|Publication number||US3398055 A|
|Publication date||Aug 20, 1968|
|Filing date||Sep 16, 1965|
|Priority date||Sep 16, 1965|
|Publication number||US 3398055 A, US 3398055A, US-A-3398055, US3398055 A, US3398055A|
|Inventors||Charles F Bruno|
|Original Assignee||Squibb & Sons Inc|
|Export Citation||BiBTeX, EndNote, RefMan|
|Patent Citations (2), Referenced by (9), Classifications (14)|
|External Links: USPTO, USPTO Assignment, Espacenet|
ABSTRACT OF THE DISCLOSURE Cellulase produced by submerged cultivation of cellulase producing microorganisms is recovered from the medium by adsorption and elution from untreated or, preferably with alkali modified cotton.
The present invention relates to a novel method of preparing enzymes. More particularly, it relates to a novel method of preparing and isolating cellulase in a highly purified form by submerged cultivation and isolation by absorption and elution.
Presently cellulase is prepared utilizing the Koji (tray) process. This process involves preparing a substrate of sawdust, wheat bran, ammonium sulfate, and so forth, and adding water thereto to form a slurry. This slurry is placed in a tray or shallow pan and inoculated with a cellulase producing microorganism and allowed to ferment for a period of from five to six days. Brewers yeast, cornsteep liquor, cereal mash, and the like, are representative of other substrates that may be utilized in the Koji (tray) process. However, these substrates are quite heterogenous in composition and contain a variety of fermentable constituents which give rise to enzymes such as amylases and pectinases. These slowly fermentable constituents often interfere with the isolation of the cellulase enzyme from the crude fermentation broths.
To isolate this enzyme from its fermentation broth requires several steps involving salt fractionation and solvent precipitation procedures, and the like, which in addition to being expensive and time consuming, may result in a final product which is of a gummy texture and which has only limited enzyme activity.
It has now been discovered that cellulase may be prepared by submerged fermentation comprising inoculating a medium with a cellulase producing organism aerating the inoculated medium during its fermentation period, absorbing the cellulase enzyme formed on an adsorbent material and eluting the cellulase from the absorbent material.
Examples of cellulase producing microorganisms that may be utilized in the practice of the invention are strains of organisms belonging to the genera: Trichoderma, Mryothecium, Penicillium, Aspergillus, Chaetomium, Xylan'a, Polyporous, and Trametes. Organisms of the genera Trichoderma and Penicillium are preferred in the preparation of cellulase by submerged fermentation.
By submerged fermentation, also known as culturing, is meant fermentation that is performed in deep vessels through which air is passed at a rate from 0.5 to 3.5 ft./ min., preferably from 1.0 to 2.0 ft./min. The rate of air flow is regulated so that no more than twenty-five to fifty atent percent of the enzymes being formed are inactivated. The broth in the vessels is agitated in a manner known to the art.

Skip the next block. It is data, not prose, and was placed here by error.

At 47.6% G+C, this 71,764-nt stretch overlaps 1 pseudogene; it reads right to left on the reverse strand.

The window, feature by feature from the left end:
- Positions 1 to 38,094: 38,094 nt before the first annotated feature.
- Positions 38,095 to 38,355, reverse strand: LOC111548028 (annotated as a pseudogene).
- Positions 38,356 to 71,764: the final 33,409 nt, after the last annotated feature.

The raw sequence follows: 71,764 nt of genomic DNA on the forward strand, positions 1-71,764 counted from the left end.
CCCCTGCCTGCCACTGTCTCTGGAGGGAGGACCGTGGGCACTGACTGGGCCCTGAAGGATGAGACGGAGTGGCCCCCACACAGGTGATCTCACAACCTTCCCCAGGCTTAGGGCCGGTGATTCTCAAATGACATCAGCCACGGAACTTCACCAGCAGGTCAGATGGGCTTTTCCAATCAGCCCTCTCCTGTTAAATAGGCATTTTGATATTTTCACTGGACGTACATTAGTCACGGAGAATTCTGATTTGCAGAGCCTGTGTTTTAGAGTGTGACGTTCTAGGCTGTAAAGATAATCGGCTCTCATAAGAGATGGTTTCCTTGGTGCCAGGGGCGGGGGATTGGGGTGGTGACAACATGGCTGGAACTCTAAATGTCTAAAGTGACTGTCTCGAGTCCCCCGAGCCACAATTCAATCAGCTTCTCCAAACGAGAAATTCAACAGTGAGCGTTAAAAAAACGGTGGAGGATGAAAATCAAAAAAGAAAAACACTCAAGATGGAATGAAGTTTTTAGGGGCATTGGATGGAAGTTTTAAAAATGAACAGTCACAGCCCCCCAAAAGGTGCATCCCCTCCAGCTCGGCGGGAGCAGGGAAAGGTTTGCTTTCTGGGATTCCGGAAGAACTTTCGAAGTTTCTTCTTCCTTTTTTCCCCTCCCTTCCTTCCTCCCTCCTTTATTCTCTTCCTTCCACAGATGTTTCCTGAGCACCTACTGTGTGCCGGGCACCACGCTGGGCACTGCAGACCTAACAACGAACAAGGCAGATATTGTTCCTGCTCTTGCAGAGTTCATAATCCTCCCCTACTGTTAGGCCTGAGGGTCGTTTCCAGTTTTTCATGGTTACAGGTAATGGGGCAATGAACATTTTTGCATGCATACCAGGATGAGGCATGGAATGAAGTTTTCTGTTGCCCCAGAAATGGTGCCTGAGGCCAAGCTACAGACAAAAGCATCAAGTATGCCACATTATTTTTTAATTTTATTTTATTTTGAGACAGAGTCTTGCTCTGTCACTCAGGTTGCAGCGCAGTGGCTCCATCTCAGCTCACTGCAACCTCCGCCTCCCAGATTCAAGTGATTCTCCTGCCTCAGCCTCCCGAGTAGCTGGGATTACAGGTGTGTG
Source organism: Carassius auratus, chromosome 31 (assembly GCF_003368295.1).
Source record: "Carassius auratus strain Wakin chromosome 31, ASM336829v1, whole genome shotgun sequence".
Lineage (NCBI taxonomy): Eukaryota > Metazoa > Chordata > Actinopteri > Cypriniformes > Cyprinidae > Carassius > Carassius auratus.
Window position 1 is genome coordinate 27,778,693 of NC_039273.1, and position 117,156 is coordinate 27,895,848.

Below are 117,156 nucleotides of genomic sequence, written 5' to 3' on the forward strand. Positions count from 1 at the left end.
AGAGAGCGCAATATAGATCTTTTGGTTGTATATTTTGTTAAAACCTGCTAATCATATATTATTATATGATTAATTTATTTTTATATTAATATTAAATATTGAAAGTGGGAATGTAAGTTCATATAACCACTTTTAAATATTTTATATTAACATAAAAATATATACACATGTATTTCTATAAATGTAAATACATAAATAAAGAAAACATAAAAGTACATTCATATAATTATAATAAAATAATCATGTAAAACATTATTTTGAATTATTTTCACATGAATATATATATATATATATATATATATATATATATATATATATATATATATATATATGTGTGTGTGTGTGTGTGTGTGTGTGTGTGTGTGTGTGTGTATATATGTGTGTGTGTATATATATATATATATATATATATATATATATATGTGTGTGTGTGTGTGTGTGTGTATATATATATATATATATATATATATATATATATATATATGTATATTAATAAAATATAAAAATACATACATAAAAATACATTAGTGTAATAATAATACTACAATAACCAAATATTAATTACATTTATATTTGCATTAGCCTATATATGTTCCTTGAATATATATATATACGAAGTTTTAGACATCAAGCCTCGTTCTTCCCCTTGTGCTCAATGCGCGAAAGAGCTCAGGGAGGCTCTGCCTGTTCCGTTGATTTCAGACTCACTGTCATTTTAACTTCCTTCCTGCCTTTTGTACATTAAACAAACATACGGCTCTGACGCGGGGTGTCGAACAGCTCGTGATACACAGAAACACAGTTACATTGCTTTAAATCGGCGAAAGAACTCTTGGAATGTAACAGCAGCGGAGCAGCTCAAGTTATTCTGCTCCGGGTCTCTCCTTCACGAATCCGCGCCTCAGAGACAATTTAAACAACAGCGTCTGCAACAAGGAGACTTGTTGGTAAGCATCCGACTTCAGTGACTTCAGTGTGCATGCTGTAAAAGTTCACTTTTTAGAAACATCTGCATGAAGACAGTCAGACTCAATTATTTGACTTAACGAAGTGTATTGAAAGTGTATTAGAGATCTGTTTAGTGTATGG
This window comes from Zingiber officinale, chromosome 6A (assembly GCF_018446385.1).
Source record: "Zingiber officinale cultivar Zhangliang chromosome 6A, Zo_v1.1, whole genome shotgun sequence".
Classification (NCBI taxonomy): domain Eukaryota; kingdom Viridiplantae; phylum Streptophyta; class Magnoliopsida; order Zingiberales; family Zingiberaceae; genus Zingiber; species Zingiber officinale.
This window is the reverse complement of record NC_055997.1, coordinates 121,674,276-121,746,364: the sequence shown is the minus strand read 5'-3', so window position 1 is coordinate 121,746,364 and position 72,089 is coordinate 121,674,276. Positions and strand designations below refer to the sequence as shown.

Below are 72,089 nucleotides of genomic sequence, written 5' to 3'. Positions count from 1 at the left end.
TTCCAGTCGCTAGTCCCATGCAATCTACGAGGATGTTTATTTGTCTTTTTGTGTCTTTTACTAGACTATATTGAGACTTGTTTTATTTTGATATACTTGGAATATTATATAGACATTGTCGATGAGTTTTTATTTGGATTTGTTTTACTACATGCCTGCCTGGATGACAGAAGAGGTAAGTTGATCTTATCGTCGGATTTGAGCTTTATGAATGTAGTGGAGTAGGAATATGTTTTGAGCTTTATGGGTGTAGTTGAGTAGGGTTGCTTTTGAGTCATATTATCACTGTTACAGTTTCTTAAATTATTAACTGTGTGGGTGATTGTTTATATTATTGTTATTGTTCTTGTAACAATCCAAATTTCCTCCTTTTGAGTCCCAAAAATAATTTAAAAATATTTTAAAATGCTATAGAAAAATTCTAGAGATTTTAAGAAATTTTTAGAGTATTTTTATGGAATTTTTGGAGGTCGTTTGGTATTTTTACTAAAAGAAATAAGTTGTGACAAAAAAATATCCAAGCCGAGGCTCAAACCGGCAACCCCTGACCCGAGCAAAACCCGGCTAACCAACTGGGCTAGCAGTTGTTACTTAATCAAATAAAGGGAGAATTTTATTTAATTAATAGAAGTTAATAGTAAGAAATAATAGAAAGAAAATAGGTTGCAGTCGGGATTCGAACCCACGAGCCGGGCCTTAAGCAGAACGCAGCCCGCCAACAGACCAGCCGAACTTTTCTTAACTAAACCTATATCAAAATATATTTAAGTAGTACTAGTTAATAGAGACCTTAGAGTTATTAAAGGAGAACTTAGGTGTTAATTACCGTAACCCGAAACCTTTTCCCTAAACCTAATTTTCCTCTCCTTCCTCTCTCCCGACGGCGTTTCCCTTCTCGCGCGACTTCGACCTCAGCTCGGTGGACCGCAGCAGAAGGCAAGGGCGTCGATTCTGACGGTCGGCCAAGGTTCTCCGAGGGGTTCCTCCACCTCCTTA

The broth utilized in the process has as its base a cellulosic material related to the material ultimately to be modified in the practical application of the cellulase being prepared, e.g., ground corn cob, jute, cotton linters, wheat bran hulk, and undenatured cellulose, such as Avicel (a microcrystalline cellulose developed by American Viscose, Incorporated). Nitrogen is supplied for growth and enyzme production mainly in the form of inorganic salts, such as ammonium phosphate or sulfate, with an etfective amount of a simple organic nitrogenous compound as for example urea, and certain mineral salts such as calcium, maguesium, cobalt, and so forth.
During fermentation and cultivation it has been found that the pH of the medium may fall to below 3.8 or lower (3.2). In the process of the invention it is preferred to maintain an acidic pH with the preferred pH being from 4.0 to 4.8 and more preferably from 4.4 to 4.6. The temperature is maintained at from about 25 to 40 C., the preferred temperature being from 30 to 35 C. The length of time submerged fermentation is carried out depends upon the size of vessel utilized in the fermentation process. Preferably the culture should be fermented for about four to nine days, with best results achieved when the culture is fermented from about five to seven days.
Recovery and purification of a cellulolytic enzyme is effected in the process of this invention efficiently and economically by adsorption and elution from untreated or, preferably, alkali-modified adsorbent material, such as co tton linters or batting. The adsorbent material, which may be of any crude 0r purified variety, is soaked in an alkali solution, such as sodium hydroxide, potassium hydroxide, sodium bicarbonate, and so forth, having a normality concentration of from 1.0 to 10 normal preferably 4 to 6 normal for about thirty to sixty minutes, washed free of alkali, adjusted to pH 7.0 with dilute hydrochloric acid, and washed free of acid. Ideally, but not necessarily, adsorption and elution of enzymes is carried out by the column method. Adsorption of enzymes is carried out preferably at pH 4 to 5.5 and at 20 to 40 C. Adsorbed enzymes, free of extraneous organic and inorganic materials, are eluted at 15 to 25 C. with a dilute alkali. The adsorption-elution solution as set forth above having a concentration of from 0.0001 to 0.03 normal preferably .001 N. This procedure results in a ten-to-twenty-fold purification (enzyme activity/total solids basis) and about a ten-fold volume reduction. The enzymes can be concentrated further by solvent precipitation, e.g., by diluting the eluate into five volumes of acetone at about 5 C., collecting the precipitate and drying in vacuo. Alternatively, the eluate may be lyophilized by conventional procedures before or after concentration to volume by evaporation.